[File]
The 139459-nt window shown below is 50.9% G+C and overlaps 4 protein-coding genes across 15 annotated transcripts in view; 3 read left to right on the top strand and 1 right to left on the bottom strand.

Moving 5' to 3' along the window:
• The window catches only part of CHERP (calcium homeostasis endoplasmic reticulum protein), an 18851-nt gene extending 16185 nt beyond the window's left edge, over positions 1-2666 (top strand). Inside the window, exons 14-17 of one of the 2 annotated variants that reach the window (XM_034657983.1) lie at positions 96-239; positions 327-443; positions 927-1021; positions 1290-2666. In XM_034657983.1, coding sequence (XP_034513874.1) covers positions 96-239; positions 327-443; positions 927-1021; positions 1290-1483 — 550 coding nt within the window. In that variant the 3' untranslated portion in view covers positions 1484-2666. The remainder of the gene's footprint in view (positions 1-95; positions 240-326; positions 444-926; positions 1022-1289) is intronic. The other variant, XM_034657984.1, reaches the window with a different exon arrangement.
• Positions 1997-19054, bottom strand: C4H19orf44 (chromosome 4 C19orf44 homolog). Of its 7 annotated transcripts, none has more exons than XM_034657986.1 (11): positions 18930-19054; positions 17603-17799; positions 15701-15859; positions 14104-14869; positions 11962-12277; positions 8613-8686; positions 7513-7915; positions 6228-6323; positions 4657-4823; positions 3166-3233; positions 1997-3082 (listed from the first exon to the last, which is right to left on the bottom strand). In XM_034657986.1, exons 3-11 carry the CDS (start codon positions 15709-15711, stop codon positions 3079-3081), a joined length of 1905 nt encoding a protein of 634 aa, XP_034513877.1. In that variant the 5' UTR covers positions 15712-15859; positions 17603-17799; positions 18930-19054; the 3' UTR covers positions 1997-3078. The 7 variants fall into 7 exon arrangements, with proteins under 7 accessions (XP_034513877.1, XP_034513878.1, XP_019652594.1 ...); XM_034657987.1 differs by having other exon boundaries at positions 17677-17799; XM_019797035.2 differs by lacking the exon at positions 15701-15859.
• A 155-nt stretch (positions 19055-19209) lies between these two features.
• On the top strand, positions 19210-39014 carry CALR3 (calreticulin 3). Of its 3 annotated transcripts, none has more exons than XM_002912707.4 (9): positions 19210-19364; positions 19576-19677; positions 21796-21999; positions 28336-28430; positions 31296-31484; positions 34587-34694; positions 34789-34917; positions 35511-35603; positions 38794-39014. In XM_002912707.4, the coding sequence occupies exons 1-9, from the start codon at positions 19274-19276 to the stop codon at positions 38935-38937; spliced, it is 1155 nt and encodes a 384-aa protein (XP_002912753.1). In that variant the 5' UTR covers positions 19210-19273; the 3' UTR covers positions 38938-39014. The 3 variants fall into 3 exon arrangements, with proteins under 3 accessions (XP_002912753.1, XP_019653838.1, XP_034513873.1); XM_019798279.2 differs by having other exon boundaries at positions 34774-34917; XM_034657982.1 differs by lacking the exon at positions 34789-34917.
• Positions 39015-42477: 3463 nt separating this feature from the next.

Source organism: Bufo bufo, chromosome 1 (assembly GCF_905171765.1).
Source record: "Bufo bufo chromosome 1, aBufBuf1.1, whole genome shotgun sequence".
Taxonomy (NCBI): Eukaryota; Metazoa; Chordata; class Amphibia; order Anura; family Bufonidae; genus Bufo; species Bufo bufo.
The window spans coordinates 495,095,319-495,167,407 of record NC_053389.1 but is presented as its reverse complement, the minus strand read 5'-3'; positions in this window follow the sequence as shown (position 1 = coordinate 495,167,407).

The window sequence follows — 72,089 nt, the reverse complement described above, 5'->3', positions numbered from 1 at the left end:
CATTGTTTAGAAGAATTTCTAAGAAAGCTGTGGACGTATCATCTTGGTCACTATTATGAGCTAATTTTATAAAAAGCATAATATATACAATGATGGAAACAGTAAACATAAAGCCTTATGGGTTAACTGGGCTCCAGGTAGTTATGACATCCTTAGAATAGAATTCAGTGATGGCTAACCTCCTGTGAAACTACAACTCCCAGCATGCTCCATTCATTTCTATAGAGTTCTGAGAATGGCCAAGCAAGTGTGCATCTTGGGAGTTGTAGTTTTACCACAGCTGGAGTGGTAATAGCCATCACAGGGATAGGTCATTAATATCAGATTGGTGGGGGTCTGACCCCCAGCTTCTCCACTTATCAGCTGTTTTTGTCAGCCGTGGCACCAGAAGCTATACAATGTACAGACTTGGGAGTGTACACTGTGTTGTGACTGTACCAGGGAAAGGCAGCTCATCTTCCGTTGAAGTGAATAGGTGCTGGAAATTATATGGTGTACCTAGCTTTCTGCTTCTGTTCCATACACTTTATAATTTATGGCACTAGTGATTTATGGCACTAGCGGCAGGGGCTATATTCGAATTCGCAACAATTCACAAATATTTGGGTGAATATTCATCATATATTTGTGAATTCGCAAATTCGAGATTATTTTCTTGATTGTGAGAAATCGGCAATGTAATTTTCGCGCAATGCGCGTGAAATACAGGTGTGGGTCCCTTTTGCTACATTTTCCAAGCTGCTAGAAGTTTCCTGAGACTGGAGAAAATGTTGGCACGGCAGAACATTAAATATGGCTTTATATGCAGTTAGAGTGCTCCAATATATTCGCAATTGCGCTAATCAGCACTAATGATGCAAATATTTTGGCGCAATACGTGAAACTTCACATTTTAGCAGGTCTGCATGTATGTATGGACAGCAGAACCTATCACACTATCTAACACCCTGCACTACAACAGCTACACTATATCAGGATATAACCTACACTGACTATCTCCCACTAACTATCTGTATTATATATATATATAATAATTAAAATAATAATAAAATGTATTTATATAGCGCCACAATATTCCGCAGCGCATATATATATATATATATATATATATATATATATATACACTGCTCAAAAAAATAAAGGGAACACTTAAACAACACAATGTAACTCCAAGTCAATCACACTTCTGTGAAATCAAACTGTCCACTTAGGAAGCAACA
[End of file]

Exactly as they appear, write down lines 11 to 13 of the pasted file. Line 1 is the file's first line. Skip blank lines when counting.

The window spans coordinates 495,095,319-495,167,407 of record NC_053389.1 but is presented as its reverse complement, the minus strand read 5'-3'; positions in this window follow the sequence as shown (position 1 = coordinate 495,167,407).

The window sequence follows — 72,089 nt, the reverse complement described above, 5'->3', positions numbered from 1 at the left end:
CATTGTTTAGAAGAATTTCTAAGAAAGCTGTGGACGTATCATCTTGGTCACTATTATGAGCTAATTTTATAAAAAGCATAATATATACAATGATGGAAACAGTAAACATAAAGCCTTATGGGTTAACTGGGCTCCAGGTAGTTATGACATCCTTAGAATAGAATTCAGTGATGGCTAACCTCCTGTGAAACTACAACTCCCAGCATGCTCCATTCATTTCTATAGAGTTCTGAGAATGGCCAAGCAAGTGTGCATCTTGGGAGTTGTAGTTTTACCACAGCTGGAGTGGTAATAGCCATCACAGGGATAGGTCATTAATATCAGATTGGTGGGGGTCTGACCCCCAGCTTCTCCACTTATCAGCTGTTTTTGTCAGCCGTGGCACCAGAAGCTATACAATGTACAGACTTGGGAGTGTACACTGTGTTGTGACTGTACCAGGGAAAGGCAGCTCATCTTCCGTTGAAGTGAATAGGTGCTGGAAATTATATGGTGTACCTAGCTTTCTGCTTCTGTTCCATACACTTTATAATTTATGGCACTAGTGATTTATGGCACTAGCGGCAGGGGCTATATTCGAATTCGCAACAATTCACAAATATTTGGGTGAATATTCATCATATATTTGTGAATTCGCAAATTCGAGATTATTTTCTTGATTGTGAGAAATCGGCAATGTAATTTTCGCGCAATGCGCGTGAAATACAGGTGTGGGTCCCTTTTGCTACATTTTCCAAGCTGCTAGAAGTTTCCTGAGACTGGAGAAAATGTTGGCACGGCAGAACATTAAATATGGCTTTATATGCAGTTAGAGTGCTCCAATATATTCGCAATTGCGCTAATCAGCACTAATGATGCAAATATTTTGGCGCAATACGTGAAACTTCACATTTTAGCAGGTCTGCATGTATGTATGGACAGCAGAACCTATCACACTATCTAACACCCTGCACTACAACAGCTACACTATATCAGGATATAACCTACACTGACTATCTCCCACTAACTATCTGTATTATATATATATATAATAATTAAAATAATAATAAAATGTATTTATATAGCGCCACAATATTCCGCAGCGCATATATATATATATATATATATATATATATATATATACACTGCTCAAAAAAATAAAGGGAACACTTAAACAACACAATGTAACTCCAAGTCAATCACACTTCTGTGAAATCAAACTGTCCACTTAGGAAGCAACA